The massive tax cut, pushed through both chambers late in the session in 2016, will divert $416 million annually from Mississippi's general fund once it is fully implemented in a decade. The cut phases out the state's franchise tax, and it eliminates the two lowest income-tax brackets and self-employment taxes for individuals in the state.
Democrats raised Cain over the bill last session, pointing to slow revenue growth and tax cuts from several sessions ago that still affect the budget today.
Sen. David Blount, D-Jackson, loudly called the Taxpayer Pay Raise Act the worst bill of the 2016 session. He has teamed up with other Senate Democrats, including Sen. Hob Bryan, D-Amory, a vocal opponent of the Pay Raise Act last session, to push to repeal the bill in the upcoming session. Blount says that in two decades, the tax cut will divert close to $6.6 billion away from the state's coffers—enough money to pay for the state's roads and bridges, he says.
The Senate Democrats' plan would also not raise taxes on Mississippians, Blount said, unlike MEC's proposed funding program for fixing infrastructure.
"What happened was the legislative leadership passed the largest tax cut in state history, and after it passed, decided to study the tax structure," Blount told the Jackson Free Press. "That's ready-fire-aim policy making. You should do the study first and then pass the bill."
Sen. Fillingane, one of the main architects of the Taxpayer Pay Raise Act, says he does not foresee any big changes to the state's tax code coming in the 2017 session. He said there might be some small things to clean up in the bill, but the major overhaul work passed in the bill last year.
"I think the Taxpayer Pay Raise Act was a balanced approach; it aided and helped our corporate citizens, (but) we had the elimination of the individual income tax of the 3-percent bracket, which helps everybody because you must pay that before other brackets," Fillingane told the Jackson Free Press.
Fillingane was part of the tax-policy panel of lawmakers that met over the summer to study Mississippi's tax code. Lawmakers on the panel heard presentations, which the conservative-leaning Tax Foundation primarily led. Lawmakers on the tax policy committee looked at what the State does and does not tax, what works, and possible ways to tweak the tax code and potentially the Taxpayer Pay Raise Act.
Nicole Kaeding, an economist from the Tax Foundation, which favors tax breaks for businesses, applauded parts of the Taxpayer Pay Raise Act, particularly the phasing out of the state's franchise tax included in the bill, which she encouraged lawmakers to implement faster than the decade-long phase-in written into the bill.
Simultaneously, however, Kaeding also offered suggestions for the State to broaden the tax base in order to generate more revenue, which is a problem that most lawmakers acknowledge but have differing opinions about in regards to its source. Kaeding provided lawmakers with an overview of recommendations for tax-policy reform in Mississippi, based on the Tax Foundation's policies.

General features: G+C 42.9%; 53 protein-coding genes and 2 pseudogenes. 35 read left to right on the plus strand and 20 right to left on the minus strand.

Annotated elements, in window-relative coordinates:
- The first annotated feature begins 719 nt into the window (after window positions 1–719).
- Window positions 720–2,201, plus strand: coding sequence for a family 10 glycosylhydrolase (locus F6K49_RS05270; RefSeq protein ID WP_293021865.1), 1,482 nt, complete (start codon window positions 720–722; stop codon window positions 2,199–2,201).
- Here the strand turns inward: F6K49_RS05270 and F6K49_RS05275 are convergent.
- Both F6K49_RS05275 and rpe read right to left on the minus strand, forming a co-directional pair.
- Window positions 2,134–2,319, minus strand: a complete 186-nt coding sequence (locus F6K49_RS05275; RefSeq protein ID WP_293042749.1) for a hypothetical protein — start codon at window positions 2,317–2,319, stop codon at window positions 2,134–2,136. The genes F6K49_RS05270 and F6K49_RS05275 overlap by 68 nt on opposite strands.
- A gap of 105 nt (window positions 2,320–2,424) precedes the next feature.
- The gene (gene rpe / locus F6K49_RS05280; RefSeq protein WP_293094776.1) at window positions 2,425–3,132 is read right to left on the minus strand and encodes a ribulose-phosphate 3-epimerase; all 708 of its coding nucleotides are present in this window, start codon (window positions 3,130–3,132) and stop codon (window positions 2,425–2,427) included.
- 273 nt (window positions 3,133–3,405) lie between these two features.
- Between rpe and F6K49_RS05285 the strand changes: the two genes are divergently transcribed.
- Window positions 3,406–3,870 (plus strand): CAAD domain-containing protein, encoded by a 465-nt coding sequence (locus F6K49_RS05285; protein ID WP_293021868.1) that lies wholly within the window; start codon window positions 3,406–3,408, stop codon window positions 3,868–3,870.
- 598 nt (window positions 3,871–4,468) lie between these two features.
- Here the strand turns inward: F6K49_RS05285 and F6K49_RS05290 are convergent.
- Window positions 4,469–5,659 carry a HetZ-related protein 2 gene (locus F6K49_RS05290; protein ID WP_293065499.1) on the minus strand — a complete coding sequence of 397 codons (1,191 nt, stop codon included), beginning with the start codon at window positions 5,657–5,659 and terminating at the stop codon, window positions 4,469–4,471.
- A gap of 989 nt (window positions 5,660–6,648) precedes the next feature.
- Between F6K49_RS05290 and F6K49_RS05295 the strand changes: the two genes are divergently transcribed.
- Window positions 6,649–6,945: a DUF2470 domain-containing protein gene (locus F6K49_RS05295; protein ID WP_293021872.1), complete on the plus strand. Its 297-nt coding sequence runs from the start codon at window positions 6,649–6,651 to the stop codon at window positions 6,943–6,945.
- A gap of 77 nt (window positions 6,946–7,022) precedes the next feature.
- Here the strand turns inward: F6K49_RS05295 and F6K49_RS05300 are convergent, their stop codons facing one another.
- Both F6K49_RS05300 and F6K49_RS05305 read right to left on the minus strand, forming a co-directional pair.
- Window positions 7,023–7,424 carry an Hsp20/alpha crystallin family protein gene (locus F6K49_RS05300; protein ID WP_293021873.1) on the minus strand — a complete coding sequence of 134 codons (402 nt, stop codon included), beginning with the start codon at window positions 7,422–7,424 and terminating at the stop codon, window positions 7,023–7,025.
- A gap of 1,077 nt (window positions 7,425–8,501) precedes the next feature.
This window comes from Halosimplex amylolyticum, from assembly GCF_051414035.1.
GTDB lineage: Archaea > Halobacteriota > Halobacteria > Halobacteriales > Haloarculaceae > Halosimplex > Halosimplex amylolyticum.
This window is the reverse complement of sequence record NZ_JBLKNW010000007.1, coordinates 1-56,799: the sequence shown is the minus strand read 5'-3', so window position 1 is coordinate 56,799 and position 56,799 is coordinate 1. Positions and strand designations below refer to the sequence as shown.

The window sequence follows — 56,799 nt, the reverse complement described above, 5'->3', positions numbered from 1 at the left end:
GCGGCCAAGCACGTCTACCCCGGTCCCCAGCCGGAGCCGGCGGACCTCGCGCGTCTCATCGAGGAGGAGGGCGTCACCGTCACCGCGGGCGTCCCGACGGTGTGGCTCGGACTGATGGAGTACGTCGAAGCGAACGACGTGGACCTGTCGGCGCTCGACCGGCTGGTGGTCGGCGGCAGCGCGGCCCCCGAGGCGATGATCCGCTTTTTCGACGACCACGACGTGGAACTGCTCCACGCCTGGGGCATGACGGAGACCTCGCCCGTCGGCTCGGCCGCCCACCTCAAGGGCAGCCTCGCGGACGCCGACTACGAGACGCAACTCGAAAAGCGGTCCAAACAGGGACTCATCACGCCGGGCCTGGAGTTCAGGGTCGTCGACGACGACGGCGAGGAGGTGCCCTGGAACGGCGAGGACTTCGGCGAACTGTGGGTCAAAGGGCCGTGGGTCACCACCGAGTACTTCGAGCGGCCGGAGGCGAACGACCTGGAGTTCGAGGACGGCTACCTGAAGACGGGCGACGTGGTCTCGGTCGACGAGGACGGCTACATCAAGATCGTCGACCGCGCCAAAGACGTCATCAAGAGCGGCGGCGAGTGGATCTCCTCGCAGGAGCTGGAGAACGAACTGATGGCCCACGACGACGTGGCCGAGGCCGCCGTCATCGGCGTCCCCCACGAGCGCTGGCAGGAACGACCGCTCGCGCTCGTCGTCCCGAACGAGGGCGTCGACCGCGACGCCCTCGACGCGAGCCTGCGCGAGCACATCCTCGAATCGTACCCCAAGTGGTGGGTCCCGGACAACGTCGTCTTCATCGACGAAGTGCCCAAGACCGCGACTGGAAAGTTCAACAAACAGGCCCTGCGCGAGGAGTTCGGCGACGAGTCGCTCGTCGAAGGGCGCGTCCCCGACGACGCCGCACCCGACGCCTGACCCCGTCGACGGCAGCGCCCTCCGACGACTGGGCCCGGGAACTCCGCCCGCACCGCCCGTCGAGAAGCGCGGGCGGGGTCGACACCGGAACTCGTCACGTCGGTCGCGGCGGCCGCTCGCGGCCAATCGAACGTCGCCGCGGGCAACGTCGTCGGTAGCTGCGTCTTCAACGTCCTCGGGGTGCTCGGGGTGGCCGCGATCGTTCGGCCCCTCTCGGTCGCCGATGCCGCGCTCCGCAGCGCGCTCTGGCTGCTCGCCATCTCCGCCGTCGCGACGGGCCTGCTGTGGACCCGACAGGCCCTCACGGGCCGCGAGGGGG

She suggested that Mississippi lawmakers should not raise or change the tax rate but instead broaden the tax base through measures such as applying sales tax to more items, possibly including legal, accounting, fitness, barber or veterinary services throughout the state. She also mentioned adding a sales tax to gasoline in the state, which would be separate from the gasoline tax.
"I think the base is actually where you need to focus on in terms of making it less broad on business transactions and more broad on (service) transactions," Kaeding told the tax panel in an October meeting.
Fillingane said he believes using legislation like the Taxpayer Pay Raise Act will generate more income with increased economic activity.
"I personally am not convinced that (broadening the base by increasing taxes) is the smart approach because the Taxpayer Pay Raise Act was about reducing the taxpayer burden," he said. "What we would be doing with that suggestion would be going in reverse, in taxing more Mississippians for more things. I don't buy into that."
Lawmakers will have to address budget strains in one form or another, however, due to revenue growth not meeting projections for 2016. Of course, things could change by session time, but both the governor and the Joint Legislative Budget Committee's fiscal-year 2018 budget plans are thin.
The JLBC's recommendation cuts $87 million from the already reduced fiscal-year 2017 budget, which was "adjusted" to deal with a mistake, and then Gov. Phil Bryant cut most state agency budgets twice.
Making ends meet might take more work than usual this coming year—not to mention overhauling the state's education-funding formula and trying to find a way to keep bridges from falling in.
Email state reporter Arielle Dreher at firstname.lastname@example.org and follow her at @arielle_amara on Twitter for breaking State news. The 2017 Mississippi Legislative session begins Jan. 3. Comment at jfp.ms.